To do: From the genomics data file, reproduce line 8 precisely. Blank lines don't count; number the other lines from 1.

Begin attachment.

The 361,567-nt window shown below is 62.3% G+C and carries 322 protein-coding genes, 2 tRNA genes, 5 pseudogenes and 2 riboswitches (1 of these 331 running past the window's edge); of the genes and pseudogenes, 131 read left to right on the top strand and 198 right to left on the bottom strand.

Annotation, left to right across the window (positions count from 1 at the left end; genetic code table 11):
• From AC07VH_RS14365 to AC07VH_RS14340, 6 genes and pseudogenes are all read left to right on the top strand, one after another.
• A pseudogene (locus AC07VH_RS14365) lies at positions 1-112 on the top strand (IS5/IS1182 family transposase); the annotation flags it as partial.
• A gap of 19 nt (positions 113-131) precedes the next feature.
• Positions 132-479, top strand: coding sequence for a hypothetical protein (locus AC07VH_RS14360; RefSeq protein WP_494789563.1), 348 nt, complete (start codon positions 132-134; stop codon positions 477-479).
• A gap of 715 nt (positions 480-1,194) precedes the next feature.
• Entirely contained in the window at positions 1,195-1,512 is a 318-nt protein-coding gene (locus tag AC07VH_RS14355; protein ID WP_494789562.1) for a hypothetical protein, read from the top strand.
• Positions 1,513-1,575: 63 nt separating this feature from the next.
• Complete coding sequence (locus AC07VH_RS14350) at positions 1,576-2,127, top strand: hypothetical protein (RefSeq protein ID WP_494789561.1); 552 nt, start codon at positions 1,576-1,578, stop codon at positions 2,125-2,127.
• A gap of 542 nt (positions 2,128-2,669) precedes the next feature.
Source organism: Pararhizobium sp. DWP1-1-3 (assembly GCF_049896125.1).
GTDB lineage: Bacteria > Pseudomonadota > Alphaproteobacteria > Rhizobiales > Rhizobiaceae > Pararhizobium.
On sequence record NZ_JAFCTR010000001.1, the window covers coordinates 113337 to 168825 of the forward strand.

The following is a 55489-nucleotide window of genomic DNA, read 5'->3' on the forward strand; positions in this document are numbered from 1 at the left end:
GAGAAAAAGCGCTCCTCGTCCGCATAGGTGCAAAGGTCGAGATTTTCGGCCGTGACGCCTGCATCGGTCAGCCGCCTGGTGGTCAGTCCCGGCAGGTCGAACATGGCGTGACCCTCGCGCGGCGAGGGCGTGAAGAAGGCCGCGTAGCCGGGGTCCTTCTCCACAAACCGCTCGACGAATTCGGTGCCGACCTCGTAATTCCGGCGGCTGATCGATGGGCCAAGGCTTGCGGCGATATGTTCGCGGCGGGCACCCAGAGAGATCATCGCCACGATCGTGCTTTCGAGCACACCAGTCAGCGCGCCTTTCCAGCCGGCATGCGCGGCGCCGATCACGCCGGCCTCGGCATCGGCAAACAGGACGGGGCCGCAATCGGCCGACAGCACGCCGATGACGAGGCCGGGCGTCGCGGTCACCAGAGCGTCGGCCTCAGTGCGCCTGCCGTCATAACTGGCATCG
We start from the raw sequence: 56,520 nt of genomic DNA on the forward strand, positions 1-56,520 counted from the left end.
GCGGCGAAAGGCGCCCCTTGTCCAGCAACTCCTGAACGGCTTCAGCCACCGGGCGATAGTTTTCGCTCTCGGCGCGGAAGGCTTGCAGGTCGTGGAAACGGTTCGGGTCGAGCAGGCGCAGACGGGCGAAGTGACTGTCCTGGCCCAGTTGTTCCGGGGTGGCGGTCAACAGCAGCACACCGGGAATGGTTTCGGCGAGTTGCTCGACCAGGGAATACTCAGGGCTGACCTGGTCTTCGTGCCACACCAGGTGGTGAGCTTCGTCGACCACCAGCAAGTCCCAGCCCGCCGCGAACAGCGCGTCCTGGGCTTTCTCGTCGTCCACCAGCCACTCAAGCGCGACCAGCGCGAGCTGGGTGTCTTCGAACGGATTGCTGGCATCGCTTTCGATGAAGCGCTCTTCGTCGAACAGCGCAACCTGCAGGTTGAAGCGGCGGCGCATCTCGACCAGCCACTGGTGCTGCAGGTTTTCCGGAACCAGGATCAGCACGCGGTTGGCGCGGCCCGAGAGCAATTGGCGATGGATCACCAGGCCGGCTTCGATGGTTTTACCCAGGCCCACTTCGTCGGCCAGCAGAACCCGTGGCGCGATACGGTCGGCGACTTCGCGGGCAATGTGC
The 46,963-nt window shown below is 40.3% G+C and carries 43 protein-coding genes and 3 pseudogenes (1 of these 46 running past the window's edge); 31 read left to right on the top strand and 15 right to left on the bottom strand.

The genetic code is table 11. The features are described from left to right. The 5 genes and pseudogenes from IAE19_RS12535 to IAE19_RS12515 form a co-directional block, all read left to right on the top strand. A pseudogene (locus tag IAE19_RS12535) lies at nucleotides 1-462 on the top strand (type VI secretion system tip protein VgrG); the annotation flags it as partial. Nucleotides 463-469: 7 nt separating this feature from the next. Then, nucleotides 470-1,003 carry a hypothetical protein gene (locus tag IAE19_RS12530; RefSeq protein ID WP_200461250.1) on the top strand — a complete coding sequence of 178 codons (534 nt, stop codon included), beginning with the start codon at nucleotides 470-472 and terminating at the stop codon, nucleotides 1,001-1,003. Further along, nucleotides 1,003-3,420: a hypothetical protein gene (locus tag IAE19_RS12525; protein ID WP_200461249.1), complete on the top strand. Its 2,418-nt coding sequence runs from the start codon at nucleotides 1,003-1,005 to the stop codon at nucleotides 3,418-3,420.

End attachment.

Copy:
• Entirely contained in the window at positions 1,195-1,512 is a 318-nt protein-coding gene (locus tag AC07VH_RS14355; protein ID WP_494789562.1) for a hypothetical protein, read from the top strand.